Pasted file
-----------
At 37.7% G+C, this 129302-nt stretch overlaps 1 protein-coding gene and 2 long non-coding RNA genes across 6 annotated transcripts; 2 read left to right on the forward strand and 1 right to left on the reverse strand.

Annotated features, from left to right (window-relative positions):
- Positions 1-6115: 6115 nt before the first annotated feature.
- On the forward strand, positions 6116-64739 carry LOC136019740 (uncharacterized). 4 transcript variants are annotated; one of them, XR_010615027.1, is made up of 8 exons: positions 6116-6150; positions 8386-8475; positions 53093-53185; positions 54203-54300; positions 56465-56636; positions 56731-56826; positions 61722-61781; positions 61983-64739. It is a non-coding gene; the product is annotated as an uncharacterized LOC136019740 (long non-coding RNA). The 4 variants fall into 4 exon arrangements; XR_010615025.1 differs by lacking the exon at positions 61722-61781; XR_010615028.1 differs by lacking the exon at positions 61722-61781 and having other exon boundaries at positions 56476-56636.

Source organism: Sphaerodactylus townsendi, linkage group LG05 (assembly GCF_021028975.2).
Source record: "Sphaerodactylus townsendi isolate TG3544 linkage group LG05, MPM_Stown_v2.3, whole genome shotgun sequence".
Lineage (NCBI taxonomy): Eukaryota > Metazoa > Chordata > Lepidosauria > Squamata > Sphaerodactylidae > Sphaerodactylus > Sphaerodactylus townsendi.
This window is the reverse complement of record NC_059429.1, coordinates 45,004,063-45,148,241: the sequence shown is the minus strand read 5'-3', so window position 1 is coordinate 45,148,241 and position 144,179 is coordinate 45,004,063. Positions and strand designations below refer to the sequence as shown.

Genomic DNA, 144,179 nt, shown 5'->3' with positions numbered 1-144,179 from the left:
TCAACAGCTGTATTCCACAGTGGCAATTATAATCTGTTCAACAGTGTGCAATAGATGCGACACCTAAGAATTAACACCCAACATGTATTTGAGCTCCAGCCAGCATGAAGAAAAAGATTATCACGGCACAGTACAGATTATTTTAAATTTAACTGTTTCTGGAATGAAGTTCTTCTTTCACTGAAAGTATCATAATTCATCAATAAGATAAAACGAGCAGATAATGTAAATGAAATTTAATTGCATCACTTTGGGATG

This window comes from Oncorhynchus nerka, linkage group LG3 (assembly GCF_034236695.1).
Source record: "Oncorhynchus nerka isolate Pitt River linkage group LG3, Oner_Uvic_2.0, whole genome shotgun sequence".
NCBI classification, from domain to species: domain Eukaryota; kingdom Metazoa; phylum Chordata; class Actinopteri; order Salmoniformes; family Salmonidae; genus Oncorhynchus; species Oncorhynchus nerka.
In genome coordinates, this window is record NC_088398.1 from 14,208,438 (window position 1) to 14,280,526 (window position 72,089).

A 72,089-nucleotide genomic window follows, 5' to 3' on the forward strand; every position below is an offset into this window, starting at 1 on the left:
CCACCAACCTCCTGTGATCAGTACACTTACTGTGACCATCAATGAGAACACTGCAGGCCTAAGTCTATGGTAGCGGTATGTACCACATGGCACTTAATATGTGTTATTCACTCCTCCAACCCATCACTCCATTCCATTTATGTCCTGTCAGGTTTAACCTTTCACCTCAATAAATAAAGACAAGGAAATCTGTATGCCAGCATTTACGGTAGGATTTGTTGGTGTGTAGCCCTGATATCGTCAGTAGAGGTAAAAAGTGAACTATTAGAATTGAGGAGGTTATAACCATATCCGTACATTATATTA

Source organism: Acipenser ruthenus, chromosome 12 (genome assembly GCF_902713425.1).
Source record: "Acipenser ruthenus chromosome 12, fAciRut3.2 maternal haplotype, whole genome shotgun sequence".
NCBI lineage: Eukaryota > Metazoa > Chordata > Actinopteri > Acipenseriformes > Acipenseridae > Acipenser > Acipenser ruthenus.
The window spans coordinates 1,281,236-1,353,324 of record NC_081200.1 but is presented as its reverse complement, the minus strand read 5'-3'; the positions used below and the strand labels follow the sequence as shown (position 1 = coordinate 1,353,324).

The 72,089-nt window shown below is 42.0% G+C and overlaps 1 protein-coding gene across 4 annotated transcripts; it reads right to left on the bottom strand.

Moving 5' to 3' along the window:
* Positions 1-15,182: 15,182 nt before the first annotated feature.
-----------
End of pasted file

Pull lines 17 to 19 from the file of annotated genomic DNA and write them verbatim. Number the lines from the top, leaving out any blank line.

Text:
Source organism: Acipenser ruthenus, chromosome 12 (genome assembly GCF_902713425.1).
Source record: "Acipenser ruthenus chromosome 12, fAciRut3.2 maternal haplotype, whole genome shotgun sequence".
NCBI lineage: Eukaryota > Metazoa > Chordata > Actinopteri > Acipenseriformes > Acipenseridae > Acipenser > Acipenser ruthenus.